Commerce Secretary Wilbur Ross sat down with CNBC’s “Squawk Box” to discuss the on-going U.S.-China trade talks, the state of the Chinese economy and the latest news out of Washington.

Secretary Ross also commented on Apple:

I don’t think Apple’s earnings miss had anything to do with the present trade talks. Think about it: There have been no tariffs put on Apple products, so that’s not it… [The trade issue] certainly has hurt the Chinese economy… rate of growth in GDP, heading down. Rate of growth in retail sales, heading down. Rate of growth in capital investment, heading down… I’m neither happy nor guilty, we had expected that this would happen because what is happening is that the movement of foreign companies, including American ones, out of China already began before these tariff discussions… Thin about how little we actually export to them. What this whole trade thing is about is they export several times as much as we export to them. So, what we have at risk is a very small amount, both absolutely and because our economy is bigger than theirs, certainly relatively it’s infinitely smaller…. [China] has a big need to create millions of millions of jobs to hold down social unrest… I think what has changes is that China now understands how dependent they are on us…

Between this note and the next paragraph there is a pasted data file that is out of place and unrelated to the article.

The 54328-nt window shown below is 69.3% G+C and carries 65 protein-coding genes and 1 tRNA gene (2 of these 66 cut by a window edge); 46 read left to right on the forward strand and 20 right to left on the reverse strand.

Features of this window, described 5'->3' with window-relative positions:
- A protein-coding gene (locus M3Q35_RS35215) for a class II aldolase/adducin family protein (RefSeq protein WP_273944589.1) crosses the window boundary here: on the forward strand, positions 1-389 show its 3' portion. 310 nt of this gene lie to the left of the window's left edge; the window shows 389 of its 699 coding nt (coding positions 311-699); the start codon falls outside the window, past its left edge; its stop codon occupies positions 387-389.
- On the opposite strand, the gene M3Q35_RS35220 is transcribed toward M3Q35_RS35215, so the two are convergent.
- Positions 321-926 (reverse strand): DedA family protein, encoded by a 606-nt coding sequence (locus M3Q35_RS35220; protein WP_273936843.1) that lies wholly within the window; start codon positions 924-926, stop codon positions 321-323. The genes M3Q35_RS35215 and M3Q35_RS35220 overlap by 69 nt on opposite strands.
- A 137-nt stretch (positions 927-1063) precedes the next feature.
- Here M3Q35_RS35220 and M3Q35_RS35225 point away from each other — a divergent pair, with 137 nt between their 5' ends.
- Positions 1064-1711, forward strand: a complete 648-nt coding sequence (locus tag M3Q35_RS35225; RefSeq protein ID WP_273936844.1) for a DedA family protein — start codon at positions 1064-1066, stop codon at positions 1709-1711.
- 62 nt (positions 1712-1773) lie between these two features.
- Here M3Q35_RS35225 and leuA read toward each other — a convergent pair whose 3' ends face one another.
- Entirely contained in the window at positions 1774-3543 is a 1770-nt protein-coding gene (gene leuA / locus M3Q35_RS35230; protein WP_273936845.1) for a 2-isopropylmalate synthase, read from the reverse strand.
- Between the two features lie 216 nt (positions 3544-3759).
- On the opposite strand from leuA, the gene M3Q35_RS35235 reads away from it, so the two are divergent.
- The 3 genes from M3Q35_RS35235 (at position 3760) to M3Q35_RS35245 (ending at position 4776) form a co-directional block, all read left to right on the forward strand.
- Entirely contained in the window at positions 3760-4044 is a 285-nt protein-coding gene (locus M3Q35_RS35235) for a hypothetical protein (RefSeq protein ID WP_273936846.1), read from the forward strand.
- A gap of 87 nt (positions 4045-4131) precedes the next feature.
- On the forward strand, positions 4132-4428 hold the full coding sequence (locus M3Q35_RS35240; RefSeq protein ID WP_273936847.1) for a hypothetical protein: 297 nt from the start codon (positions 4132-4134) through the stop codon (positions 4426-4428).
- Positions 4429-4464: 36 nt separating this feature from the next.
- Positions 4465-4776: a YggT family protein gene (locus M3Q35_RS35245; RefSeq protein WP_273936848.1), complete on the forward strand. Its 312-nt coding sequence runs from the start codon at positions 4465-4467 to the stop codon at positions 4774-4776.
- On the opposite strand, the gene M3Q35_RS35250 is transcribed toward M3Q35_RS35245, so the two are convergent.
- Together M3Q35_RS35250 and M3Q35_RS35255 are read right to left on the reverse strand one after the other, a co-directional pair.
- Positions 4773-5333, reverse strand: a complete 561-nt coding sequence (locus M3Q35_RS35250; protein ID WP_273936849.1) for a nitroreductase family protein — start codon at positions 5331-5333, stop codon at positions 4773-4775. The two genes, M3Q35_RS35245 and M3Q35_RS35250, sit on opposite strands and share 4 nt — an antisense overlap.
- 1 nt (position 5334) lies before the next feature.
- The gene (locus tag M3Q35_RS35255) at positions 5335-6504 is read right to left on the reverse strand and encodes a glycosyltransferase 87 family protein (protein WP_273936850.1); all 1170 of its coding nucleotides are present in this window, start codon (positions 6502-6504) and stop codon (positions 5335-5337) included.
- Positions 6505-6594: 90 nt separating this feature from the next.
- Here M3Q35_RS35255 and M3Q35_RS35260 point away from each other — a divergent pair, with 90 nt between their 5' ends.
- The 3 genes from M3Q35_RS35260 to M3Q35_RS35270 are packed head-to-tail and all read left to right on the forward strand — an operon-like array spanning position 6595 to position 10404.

I think there’s a very good chance that we will get a reasonable settlement that China can live with, that we can live with and that addresses all of the key issues

Full interview via CNBC:

Direct link to video here.

MacDailyNews Take: As we wrote last August:

The tariffs are not the end game. They are bargaining chips and, due to the trade imbalance, the U.S. has 376 billion more chips with which to play than China ($506B – $130B)… China’s running out of chips already. This initial negotiation phase too shall pass. The end result will be better than the starting point.

I’m cognizant that in both the U.S. and China, there have been cases where everyone hasn’t benefited, where the benefit hasn’t been balanced. My belief is that one plus one equals three. The pie gets larger, working together. — Apple CEO Tim Cook, March 24, 2018

If you look at our results, our shortfall is over 100% from iPhone and it’s primarily in greater China. And so as we look at what’s going on in China — it’s clear that the economy begins to slow there for the second half. And what I believe to be the case is the trade tensions between the United States and China put additional pressure on their economy… I’ve had obviously many, many discussions [with the Trump administration] over the course of many months to be constructed and to give sort of my perspective on trade and the importance of it to the American economy as well. And I feel like I’m — that I’m being listened to in that respect. And so I’m actually encouraged by what I’ve heard most recently coming from the U.S. and from China and hopefully we’ll see some changes.Apple CEO Tim Cook, January 2, 2019

At least half of the popular fallacies about economics come from assuming that economic activity is a zero-sum game, in which what is gained by someone is lost by someone else. But transactions would not continue unless both sides gained, whether in international trade, employment, or renting an apartment. — Thomas Sowell, June 14, 2006

SEE ALSO:
Advisor to President Trump: Apple’s sales should pick up when U.S.-China strike trade deal – January 3, 2019